Finally, surely it is better for an oil company to spend a pound on encouraging and disseminating evidence-based science rather than on using that pound for, say, climate disinformation?

Yes, I can understand the concerns the resigning Geological Society Fellow has.  And yes, the Geological Society could do more in informing petrochemical industries about the consequence of business-as-usual as well as in informing politicians as to the economic framework needed to create a sustainable future.

I accept that the Geological Society Fellow's resignation is not without merit, if only because it has stimulated Geological Society introspection of which arguably this article is a part.

If this is so, then congratulations, job done.  Now we need to get on and provide evidence-based arguments for politicians, the science for industry to innovate solutions, and verifiable facts for a public imbued with ‘fake news.’ 

Given this, I hope that our former Geological Society Fellow will – having made a commendable stand and stimulated debate – consider rejoining the Fellowship.  It really is all hands to the pump.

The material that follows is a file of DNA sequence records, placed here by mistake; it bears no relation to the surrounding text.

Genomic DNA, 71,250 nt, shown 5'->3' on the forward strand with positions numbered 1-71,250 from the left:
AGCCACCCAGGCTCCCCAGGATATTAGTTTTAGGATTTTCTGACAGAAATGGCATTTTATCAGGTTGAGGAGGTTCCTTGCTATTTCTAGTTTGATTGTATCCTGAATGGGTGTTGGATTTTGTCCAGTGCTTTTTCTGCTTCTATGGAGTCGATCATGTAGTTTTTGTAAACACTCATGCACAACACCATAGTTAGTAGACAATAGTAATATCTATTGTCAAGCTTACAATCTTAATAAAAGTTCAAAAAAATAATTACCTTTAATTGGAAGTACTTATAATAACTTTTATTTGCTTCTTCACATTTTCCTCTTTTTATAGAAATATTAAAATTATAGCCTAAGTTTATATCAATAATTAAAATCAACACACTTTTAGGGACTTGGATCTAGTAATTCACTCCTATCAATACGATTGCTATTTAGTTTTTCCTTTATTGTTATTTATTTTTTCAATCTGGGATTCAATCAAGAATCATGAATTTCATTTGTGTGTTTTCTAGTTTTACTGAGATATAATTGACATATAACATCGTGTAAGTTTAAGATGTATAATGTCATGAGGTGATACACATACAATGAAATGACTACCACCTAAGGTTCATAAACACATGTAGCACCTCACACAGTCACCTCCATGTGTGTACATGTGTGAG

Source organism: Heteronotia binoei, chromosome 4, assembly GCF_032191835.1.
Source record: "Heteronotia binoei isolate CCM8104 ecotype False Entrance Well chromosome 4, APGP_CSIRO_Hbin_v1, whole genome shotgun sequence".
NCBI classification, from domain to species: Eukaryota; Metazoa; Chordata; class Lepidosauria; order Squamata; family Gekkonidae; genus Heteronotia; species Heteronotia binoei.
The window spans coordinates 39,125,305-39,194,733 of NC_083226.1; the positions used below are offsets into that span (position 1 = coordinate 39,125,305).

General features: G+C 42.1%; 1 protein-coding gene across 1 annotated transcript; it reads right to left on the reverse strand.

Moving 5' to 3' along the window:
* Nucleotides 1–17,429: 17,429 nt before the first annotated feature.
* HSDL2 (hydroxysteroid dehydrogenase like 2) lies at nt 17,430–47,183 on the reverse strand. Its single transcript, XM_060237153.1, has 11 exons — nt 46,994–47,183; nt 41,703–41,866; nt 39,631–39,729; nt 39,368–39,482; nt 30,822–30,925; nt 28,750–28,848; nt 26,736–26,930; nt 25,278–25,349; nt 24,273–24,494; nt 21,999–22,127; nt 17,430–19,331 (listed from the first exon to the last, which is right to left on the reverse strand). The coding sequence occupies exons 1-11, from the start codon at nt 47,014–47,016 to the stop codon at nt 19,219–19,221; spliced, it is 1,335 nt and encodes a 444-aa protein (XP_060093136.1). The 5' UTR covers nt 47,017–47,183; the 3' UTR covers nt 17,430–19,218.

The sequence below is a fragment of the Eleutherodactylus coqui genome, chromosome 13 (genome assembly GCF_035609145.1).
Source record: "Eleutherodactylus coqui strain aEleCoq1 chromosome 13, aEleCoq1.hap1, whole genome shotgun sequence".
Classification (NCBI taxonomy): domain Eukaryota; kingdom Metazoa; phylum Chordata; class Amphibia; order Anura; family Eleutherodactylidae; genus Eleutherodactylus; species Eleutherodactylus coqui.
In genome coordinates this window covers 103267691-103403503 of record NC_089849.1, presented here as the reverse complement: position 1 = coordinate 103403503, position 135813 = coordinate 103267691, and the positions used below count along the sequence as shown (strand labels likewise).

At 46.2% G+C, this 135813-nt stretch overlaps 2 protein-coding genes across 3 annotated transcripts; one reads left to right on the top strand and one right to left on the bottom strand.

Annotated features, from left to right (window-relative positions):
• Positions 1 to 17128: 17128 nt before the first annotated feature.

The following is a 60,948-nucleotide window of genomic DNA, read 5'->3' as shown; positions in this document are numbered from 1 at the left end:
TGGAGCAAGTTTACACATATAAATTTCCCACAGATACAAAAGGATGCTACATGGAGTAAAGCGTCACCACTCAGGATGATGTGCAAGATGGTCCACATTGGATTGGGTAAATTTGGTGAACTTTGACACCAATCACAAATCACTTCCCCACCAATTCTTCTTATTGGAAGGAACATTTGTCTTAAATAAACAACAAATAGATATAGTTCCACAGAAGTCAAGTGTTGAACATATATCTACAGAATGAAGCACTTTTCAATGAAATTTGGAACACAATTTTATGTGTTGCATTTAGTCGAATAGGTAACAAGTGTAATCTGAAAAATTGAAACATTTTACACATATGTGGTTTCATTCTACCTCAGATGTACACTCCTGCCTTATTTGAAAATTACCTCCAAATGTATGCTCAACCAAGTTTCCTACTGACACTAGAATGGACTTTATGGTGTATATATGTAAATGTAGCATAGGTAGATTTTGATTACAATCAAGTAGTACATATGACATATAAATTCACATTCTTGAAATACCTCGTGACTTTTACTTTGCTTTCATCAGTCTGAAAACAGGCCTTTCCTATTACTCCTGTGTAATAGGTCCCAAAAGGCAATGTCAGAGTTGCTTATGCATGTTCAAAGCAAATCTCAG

Jonathan Cowie is a former Head of Science Policy of the Institute of Biology (the precursor body to the Royal Society of Biology). The first edition of his Climate Change: Biological and Human Aspects (Cambridge U. Press) was cited by UNEP, as part of the UN's World Environment Day in 2008, as one of the top climate science text books of the 21st century.  He can be found at

Bill McGuire responds (28 January 2020):

"The points raised are ones that should have been debated 30 or 40 years ago. Now, sadly, it is far too late.

The bottom line is that emissions need to fall by around 7.5 percent a year, every year for the next decade, to have any chance at all of avoiding catastrophic, all-pervasive climate change. At the same time, fossil fuel companies' published plans show that they intend to extract enough oil, gas and coal to push up the global average temperature rise to a devastating 3 - 4 degrees C. This is clearly insane. Even knowing what the consequences will be, fossil fuel companies are sticking two fingers up to the rest of us and damning our children and grandchildren to a grim future. At this time, there is simply no excuse for the Geological Society or any other learned or professional organisation to have anything to do with the fossil fuel sector and its senseless strategy."